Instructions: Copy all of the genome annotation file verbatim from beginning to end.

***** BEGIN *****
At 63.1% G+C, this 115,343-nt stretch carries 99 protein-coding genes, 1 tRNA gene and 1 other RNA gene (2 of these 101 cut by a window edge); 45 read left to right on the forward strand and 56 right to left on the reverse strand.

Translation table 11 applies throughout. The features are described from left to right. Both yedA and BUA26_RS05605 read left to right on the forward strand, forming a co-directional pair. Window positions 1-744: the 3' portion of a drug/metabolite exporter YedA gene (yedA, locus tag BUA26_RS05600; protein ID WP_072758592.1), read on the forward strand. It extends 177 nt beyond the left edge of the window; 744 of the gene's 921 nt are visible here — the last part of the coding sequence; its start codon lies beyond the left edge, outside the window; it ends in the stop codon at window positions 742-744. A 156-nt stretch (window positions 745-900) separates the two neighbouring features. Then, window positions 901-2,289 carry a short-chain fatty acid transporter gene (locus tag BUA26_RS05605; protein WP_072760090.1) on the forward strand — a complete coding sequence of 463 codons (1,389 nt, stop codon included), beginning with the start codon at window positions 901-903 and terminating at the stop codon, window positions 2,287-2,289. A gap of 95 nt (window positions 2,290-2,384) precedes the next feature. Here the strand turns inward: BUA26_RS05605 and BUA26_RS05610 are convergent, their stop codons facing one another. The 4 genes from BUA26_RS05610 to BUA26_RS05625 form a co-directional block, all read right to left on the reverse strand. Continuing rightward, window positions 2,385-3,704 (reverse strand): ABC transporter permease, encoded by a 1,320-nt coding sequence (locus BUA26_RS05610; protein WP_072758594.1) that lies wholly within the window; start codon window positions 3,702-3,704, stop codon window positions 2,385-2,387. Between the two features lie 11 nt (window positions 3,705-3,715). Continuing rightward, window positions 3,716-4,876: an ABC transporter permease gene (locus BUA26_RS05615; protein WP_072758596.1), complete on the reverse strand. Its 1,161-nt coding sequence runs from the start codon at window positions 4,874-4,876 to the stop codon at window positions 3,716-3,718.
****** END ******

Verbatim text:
At 63.1% G+C, this 115,343-nt stretch carries 99 protein-coding genes, 1 tRNA gene and 1 other RNA gene (2 of these 101 cut by a window edge); 45 read left to right on the forward strand and 56 right to left on the reverse strand.

Translation table 11 applies throughout. The features are described from left to right. Both yedA and BUA26_RS05605 read left to right on the forward strand, forming a co-directional pair. Window positions 1-744: the 3' portion of a drug/metabolite exporter YedA gene (yedA, locus tag BUA26_RS05600; protein ID WP_072758592.1), read on the forward strand. It extends 177 nt beyond the left edge of the window; 744 of the gene's 921 nt are visible here — the last part of the coding sequence; its start codon lies beyond the left edge, outside the window; it ends in the stop codon at window positions 742-744. A 156-nt stretch (window positions 745-900) separates the two neighbouring features. Then, window positions 901-2,289 carry a short-chain fatty acid transporter gene (locus tag BUA26_RS05605; protein WP_072760090.1) on the forward strand — a complete coding sequence of 463 codons (1,389 nt, stop codon included), beginning with the start codon at window positions 901-903 and terminating at the stop codon, window positions 2,287-2,289. A gap of 95 nt (window positions 2,290-2,384) precedes the next feature. Here the strand turns inward: BUA26_RS05605 and BUA26_RS05610 are convergent, their stop codons facing one another. The 4 genes from BUA26_RS05610 to BUA26_RS05625 form a co-directional block, all read right to left on the reverse strand. Continuing rightward, window positions 2,385-3,704 (reverse strand): ABC transporter permease, encoded by a 1,320-nt coding sequence (locus BUA26_RS05610; protein WP_072758594.1) that lies wholly within the window; start codon window positions 3,702-3,704, stop codon window positions 2,385-2,387. Between the two features lie 11 nt (window positions 3,705-3,715). Continuing rightward, window positions 3,716-4,876: an ABC transporter permease gene (locus BUA26_RS05615; protein WP_072758596.1), complete on the reverse strand. Its 1,161-nt coding sequence runs from the start codon at window positions 4,874-4,876 to the stop codon at window positions 3,716-3,718.